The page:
CU Dental Magazine Fall 2014
By: Brenna Deutchman
Unique from the experiences of medical or physician assistant students, pharmacy students can elect to spend their spring clinical rotations at the dental school. Pharmacy students are given a choice of rotation sites throughout the community. During their semester-long rotation at the dental school, they see both the Dental Emergency and the Adolescent Clinic.
For Richard Preite, 3rd year Pharmacy student, the choice was easy.
“My Aunt Rosie was a dental hygienist, and wished for someone with Pharmacy experience,” he says. Preite ranked the dental option high on his list of preferred rotations. “I was lucky to get it.”
Of the experience itself, he says “It’s been enlightening so far. Most people think dentistry is mostly teeth cleaning, but it’s a lot more.” Preite’s seen tooth extractions, many dental procedures, and has been surprised by how intensive clinic and screening processes can be. If he sees a patient with dental issues in the future, he is much more likely to recommend appropriate dental care.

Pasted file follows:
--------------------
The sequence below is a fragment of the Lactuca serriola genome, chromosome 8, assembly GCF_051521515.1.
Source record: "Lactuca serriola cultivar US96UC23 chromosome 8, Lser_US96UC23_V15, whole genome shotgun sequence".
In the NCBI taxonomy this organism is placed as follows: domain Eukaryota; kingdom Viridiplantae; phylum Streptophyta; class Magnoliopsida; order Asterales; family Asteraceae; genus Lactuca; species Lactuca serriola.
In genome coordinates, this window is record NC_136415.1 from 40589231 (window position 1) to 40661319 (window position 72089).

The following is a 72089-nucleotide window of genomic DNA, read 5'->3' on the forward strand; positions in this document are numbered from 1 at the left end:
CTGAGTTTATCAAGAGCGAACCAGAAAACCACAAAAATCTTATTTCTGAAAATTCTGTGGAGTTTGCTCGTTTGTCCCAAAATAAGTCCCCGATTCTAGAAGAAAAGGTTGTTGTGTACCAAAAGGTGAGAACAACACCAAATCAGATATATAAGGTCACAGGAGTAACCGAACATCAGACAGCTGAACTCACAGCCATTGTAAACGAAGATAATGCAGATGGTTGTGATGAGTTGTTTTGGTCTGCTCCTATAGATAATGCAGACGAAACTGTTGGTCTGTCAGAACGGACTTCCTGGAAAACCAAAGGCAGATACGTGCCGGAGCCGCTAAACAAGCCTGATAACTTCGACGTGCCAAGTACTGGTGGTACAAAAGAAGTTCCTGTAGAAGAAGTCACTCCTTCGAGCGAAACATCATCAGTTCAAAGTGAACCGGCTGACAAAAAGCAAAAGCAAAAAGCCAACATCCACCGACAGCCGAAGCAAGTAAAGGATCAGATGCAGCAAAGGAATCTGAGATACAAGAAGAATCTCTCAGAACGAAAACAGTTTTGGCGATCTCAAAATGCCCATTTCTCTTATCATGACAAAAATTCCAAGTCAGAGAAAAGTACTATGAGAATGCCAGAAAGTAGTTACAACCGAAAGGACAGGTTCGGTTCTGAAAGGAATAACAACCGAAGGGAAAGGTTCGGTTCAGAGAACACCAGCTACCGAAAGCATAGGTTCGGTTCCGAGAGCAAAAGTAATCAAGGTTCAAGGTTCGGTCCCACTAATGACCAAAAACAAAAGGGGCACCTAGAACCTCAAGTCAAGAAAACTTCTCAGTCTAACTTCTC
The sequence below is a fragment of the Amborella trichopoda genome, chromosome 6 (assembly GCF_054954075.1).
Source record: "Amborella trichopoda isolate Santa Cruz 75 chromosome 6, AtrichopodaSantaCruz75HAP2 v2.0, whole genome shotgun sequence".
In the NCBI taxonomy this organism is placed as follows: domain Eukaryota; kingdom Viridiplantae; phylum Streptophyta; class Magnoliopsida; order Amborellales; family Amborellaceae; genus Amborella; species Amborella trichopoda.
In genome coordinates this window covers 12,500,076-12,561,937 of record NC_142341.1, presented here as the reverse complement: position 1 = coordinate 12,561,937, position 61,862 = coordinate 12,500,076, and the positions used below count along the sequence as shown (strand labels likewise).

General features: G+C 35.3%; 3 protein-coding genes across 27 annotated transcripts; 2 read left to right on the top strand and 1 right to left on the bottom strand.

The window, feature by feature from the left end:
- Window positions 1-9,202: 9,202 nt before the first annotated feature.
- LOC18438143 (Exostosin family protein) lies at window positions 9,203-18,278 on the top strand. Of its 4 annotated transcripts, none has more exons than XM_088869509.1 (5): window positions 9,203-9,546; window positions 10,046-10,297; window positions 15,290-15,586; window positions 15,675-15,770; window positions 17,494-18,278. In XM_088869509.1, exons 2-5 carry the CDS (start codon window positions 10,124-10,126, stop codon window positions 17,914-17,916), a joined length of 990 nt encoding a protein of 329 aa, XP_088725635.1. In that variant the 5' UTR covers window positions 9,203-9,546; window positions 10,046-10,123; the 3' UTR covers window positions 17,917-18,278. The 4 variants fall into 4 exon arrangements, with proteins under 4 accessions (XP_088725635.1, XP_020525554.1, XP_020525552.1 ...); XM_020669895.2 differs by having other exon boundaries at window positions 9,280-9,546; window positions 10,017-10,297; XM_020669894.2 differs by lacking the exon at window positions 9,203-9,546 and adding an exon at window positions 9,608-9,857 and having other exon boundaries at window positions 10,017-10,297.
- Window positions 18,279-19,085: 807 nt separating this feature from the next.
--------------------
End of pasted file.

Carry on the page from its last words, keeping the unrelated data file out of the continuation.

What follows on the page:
For Myvi Nguyen, 3rd year Pharmacy student, experiences in the dental clinics are among her most recent collaborative educational activities, and she enjoyed sharing knowledge of the relationship between medication and dental issues.
Last summer Nguyen was involved at Indian Health Services in Parker, Arizona, an interprofessional medical center. During that experience, Nguyen witnessed a patient in the ER with jaw pain. Three days later, the patient passed away due to a stroke.
“The telltale sign of that stroke was jaw pain,” says Nguyen. “Situations like that we learn what we could have done better. The more different fields interact, the better.”
Dental students also find the pharmacy student rotations valuable.
“I think [these experiences] will make me a better clinician,” says Amisha Singh, 3rd year dental student.
For Darin Johnston, 3rd year dental student, being involved with the pharmacy students in the screening clinic and the ER has been enjoyable.
“I wish they were over more often,” he says.
Johnston’s utilized the interaction with pharmacy students to review head and neck exams as well as show the pharmacy students radiographs, while also learning about medication interactions.
“It’s great to be learning – and not waiting – between patients.”
The pharmacy student rotations are in their second year, and will continue in the future.